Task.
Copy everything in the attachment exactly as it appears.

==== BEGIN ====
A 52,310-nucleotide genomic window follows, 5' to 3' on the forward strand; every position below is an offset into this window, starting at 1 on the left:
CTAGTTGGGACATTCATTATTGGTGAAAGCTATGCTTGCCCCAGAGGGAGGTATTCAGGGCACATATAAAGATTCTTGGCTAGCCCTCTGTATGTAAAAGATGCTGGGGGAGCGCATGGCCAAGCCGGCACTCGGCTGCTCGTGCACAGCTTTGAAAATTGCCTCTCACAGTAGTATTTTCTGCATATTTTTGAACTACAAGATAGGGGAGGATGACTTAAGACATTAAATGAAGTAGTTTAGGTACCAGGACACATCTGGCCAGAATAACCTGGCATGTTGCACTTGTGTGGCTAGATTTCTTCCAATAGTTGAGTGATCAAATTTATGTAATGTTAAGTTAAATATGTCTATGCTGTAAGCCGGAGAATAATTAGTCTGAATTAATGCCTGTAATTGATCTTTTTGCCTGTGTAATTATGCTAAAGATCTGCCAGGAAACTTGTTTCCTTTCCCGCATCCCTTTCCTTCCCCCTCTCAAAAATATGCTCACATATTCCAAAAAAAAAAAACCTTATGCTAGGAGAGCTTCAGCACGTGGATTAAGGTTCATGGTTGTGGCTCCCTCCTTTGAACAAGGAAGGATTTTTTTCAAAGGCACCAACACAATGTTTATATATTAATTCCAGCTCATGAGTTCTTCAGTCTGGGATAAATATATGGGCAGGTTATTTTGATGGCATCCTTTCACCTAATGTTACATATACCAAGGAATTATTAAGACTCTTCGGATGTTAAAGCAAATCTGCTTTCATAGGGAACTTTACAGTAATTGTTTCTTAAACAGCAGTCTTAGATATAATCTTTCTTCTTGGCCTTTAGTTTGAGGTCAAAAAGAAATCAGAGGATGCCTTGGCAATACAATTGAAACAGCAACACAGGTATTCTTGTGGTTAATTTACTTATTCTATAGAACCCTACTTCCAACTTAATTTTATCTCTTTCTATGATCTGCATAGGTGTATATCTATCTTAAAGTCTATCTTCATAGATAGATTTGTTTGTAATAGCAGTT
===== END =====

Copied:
A 52,310-nucleotide genomic window follows, 5' to 3' on the forward strand; every position below is an offset into this window, starting at 1 on the left:
CTAGTTGGGACATTCATTATTGGTGAAAGCTATGCTTGCCCCAGAGGGAGGTATTCAGGGCACATATAAAGATTCTTGGCTAGCCCTCTGTATGTAAAAGATGCTGGGGGAGCGCATGGCCAAGCCGGCACTCGGCTGCTCGTGCACAGCTTTGAAAATTGCCTCTCACAGTAGTATTTTCTGCATATTTTTGAACTACAAGATAGGGGAGGATGACTTAAGACATTAAATGAAGTAGTTTAGGTACCAGGACACATCTGGCCAGAATAACCTGGCATGTTGCACTTGTGTGGCTAGATTTCTTCCAATAGTTGAGTGATCAAATTTATGTAATGTTAAGTTAAATATGTCTATGCTGTAAGCCGGAGAATAATTAGTCTGAATTAATGCCTGTAATTGATCTTTTTGCCTGTGTAATTATGCTAAAGATCTGCCAGGAAACTTGTTTCCTTTCCCGCATCCCTTTCCTTCCCCCTCTCAAAAATATGCTCACATATTCCAAAAAAAAAAAACCTTATGCTAGGAGAGCTTCAGCACGTGGATTAAGGTTCATGGTTGTGGCTCCCTCCTTTGAACAAGGAAGGATTTTTTTCAAAGGCACCAACACAATGTTTATATATTAATTCCAGCTCATGAGTTCTTCAGTCTGGGATAAATATATGGGCAGGTTATTTTGATGGCATCCTTTCACCTAATGTTACATATACCAAGGAATTATTAAGACTCTTCGGATGTTAAAGCAAATCTGCTTTCATAGGGAACTTTACAGTAATTGTTTCTTAAACAGCAGTCTTAGATATAATCTTTCTTCTTGGCCTTTAGTTTGAGGTCAAAAAGAAATCAGAGGATGCCTTGGCAATACAATTGAAACAGCAACACAGGTATTCTTGTGGTTAATTTACTTATTCTATAGAACCCTACTTCCAACTTAATTTTATCTCTTTCTATGATCTGCATAGGTGTATATCTATCTTAAAGTCTATCTTCATAGATAGATTTGTTTGTAATAGCAGTT